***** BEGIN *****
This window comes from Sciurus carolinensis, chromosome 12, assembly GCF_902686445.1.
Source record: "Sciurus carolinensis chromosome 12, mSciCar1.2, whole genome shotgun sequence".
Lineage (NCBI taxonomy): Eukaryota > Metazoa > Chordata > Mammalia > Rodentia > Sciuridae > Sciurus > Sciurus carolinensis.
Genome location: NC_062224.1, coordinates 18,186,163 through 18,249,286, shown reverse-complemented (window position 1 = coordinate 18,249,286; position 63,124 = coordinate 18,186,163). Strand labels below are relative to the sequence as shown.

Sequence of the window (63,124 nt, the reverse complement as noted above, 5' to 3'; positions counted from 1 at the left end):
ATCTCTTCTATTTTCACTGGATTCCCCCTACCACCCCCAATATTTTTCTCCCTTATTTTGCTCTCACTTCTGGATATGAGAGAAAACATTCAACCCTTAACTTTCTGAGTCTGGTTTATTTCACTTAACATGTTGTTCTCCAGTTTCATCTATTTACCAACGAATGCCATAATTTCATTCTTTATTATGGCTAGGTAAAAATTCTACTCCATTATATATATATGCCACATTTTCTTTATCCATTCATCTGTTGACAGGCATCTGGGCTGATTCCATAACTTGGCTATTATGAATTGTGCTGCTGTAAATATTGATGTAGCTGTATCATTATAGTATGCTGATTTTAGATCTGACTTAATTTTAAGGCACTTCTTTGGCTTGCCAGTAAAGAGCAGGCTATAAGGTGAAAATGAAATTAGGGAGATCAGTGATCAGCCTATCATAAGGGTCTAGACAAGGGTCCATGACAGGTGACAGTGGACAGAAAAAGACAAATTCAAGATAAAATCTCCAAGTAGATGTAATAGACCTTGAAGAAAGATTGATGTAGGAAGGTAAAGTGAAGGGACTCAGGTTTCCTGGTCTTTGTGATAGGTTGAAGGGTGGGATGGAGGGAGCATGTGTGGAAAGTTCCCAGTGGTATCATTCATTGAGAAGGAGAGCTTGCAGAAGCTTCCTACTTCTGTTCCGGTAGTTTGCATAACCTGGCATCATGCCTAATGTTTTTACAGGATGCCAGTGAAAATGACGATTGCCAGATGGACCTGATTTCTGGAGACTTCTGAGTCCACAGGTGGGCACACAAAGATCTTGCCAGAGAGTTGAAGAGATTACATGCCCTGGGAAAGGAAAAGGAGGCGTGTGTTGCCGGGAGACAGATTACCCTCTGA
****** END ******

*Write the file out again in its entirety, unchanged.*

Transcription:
This window comes from Sciurus carolinensis, chromosome 12, assembly GCF_902686445.1.
Source record: "Sciurus carolinensis chromosome 12, mSciCar1.2, whole genome shotgun sequence".
Lineage (NCBI taxonomy): Eukaryota > Metazoa > Chordata > Mammalia > Rodentia > Sciuridae > Sciurus > Sciurus carolinensis.
Genome location: NC_062224.1, coordinates 18,186,163 through 18,249,286, shown reverse-complemented (window position 1 = coordinate 18,249,286; position 63,124 = coordinate 18,186,163). Strand labels below are relative to the sequence as shown.

Sequence of the window (63,124 nt, the reverse complement as noted above, 5' to 3'; positions counted from 1 at the left end):
ATCTCTTCTATTTTCACTGGATTCCCCCTACCACCCCCAATATTTTTCTCCCTTATTTTGCTCTCACTTCTGGATATGAGAGAAAACATTCAACCCTTAACTTTCTGAGTCTGGTTTATTTCACTTAACATGTTGTTCTCCAGTTTCATCTATTTACCAACGAATGCCATAATTTCATTCTTTATTATGGCTAGGTAAAAATTCTACTCCATTATATATATATGCCACATTTTCTTTATCCATTCATCTGTTGACAGGCATCTGGGCTGATTCCATAACTTGGCTATTATGAATTGTGCTGCTGTAAATATTGATGTAGCTGTATCATTATAGTATGCTGATTTTAGATCTGACTTAATTTTAAGGCACTTCTTTGGCTTGCCAGTAAAGAGCAGGCTATAAGGTGAAAATGAAATTAGGGAGATCAGTGATCAGCCTATCATAAGGGTCTAGACAAGGGTCCATGACAGGTGACAGTGGACAGAAAAAGACAAATTCAAGATAAAATCTCCAAGTAGATGTAATAGACCTTGAAGAAAGATTGATGTAGGAAGGTAAAGTGAAGGGACTCAGGTTTCCTGGTCTTTGTGATAGGTTGAAGGGTGGGATGGAGGGAGCATGTGTGGAAAGTTCCCAGTGGTATCATTCATTGAGAAGGAGAGCTTGCAGAAGCTTCCTACTTCTGTTCCGGTAGTTTGCATAACCTGGCATCATGCCTAATGTTTTTACAGGATGCCAGTGAAAATGACGATTGCCAGATGGACCTGATTTCTGGAGACTTCTGAGTCCACAGGTGGGCACACAAAGATCTTGCCAGAGAGTTGAAGAGATTACATGCCCTGGGAAAGGAAAAGGAGGCGTGTGTTGCCGGGAGACAGATTACCCTCTGA